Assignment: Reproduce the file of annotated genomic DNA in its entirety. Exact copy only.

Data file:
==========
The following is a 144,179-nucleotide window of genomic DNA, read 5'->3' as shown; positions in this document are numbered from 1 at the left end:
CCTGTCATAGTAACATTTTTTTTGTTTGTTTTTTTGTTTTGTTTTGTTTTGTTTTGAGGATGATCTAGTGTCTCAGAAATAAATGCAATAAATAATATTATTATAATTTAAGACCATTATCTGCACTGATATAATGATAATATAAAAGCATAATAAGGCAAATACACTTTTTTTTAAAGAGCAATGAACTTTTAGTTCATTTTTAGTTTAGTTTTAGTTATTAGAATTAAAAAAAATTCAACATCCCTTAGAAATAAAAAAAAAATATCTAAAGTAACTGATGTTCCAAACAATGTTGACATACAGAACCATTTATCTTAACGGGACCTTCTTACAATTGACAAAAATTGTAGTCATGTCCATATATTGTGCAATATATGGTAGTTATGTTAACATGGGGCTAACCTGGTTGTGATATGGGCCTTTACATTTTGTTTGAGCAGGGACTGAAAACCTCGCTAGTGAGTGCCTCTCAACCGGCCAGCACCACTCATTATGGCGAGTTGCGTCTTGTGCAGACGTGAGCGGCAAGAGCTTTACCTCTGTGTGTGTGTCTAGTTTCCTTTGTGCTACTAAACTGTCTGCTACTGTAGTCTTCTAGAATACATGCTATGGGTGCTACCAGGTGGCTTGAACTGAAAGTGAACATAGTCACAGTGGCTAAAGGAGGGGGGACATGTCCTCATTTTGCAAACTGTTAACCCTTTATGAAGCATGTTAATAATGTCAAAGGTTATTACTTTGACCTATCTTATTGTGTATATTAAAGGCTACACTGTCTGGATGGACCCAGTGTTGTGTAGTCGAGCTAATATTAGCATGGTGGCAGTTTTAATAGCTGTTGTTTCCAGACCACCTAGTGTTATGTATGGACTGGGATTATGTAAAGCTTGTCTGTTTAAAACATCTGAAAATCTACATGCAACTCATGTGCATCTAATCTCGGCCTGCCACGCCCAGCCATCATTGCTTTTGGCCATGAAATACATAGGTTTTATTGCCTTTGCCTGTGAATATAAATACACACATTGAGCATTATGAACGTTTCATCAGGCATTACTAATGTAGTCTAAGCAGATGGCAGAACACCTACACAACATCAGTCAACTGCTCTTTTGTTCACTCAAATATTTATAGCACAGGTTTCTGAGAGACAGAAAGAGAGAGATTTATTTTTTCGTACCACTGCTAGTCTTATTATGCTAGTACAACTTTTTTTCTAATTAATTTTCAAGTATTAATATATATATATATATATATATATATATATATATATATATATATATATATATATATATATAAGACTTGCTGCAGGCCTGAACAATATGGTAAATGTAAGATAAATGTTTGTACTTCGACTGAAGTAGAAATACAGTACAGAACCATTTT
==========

The following is a 144,179-nucleotide window of genomic DNA, read 5'->3' as shown; positions in this document are numbered from 1 at the left end:
CCTGTCATAGTAACATTTTTTTTGTTTGTTTTTTTGTTTTGTTTTGTTTTGTTTTGAGGATGATCTAGTGTCTCAGAAATAAATGCAATAAATAATATTATTATAATTTAAGACCATTATCTGCACTGATATAATGATAATATAAAAGCATAATAAGGCAAATACACTTTTTTTTAAAGAGCAATGAACTTTTAGTTCATTTTTAGTTTAGTTTTAGTTATTAGAATTAAAAAAAATTCAACATCCCTTAGAAATAAAAAAAAAATATCTAAAGTAACTGATGTTCCAAACAATGTTGACATACAGAACCATTTATCTTAACGGGACCTTCTTACAATTGACAAAAATTGTAGTCATGTCCATATATTGTGCAATATATGGTAGTTATGTTAACATGGGGCTAACCTGGTTGTGATATGGGCCTTTACATTTTGTTTGAGCAGGGACTGAAAACCTCGCTAGTGAGTGCCTCTCAACCGGCCAGCACCACTCATTATGGCGAGTTGCGTCTTGTGCAGACGTGAGCGGCAAGAGCTTTACCTCTGTGTGTGTGTCTAGTTTCCTTTGTGCTACTAAACTGTCTGCTACTGTAGTCTTCTAGAATACATGCTATGGGTGCTACCAGGTGGCTTGAACTGAAAGTGAACATAGTCACAGTGGCTAAAGGAGGGGGGACATGTCCTCATTTTGCAAACTGTTAACCCTTTATGAAGCATGTTAATAATGTCAAAGGTTATTACTTTGACCTATCTTATTGTGTATATTAAAGGCTACACTGTCTGGATGGACCCAGTGTTGTGTAGTCGAGCTAATATTAGCATGGTGGCAGTTTTAATAGCTGTTGTTTCCAGACCACCTAGTGTTATGTATGGACTGGGATTATGTAAAGCTTGTCTGTTTAAAACATCTGAAAATCTACATGCAACTCATGTGCATCTAATCTCGGCCTGCCACGCCCAGCCATCATTGCTTTTGGCCATGAAATACATAGGTTTTATTGCCTTTGCCTGTGAATATAAATACACACATTGAGCATTATGAACGTTTCATCAGGCATTACTAATGTAGTCTAAGCAGATGGCAGAACACCTACACAACATCAGTCAACTGCTCTTTTGTTCACTCAAATATTTATAGCACAGGTTTCTGAGAGACAGAAAGAGAGAGATTTATTTTTTCGTACCACTGCTAGTCTTATTATGCTAGTACAACTTTTTTTCTAATTAATTTTCAAGTATTAATATATATATATATATATATATATATATATATATATATATATATATATATATATATATATAAGACTTGCTGCAGGCCTGAACAATATGGTAAATGTAAGATAAATGTTTGTACTTCGACTGAAGTAGAAATACAGTACAGAACCATTTT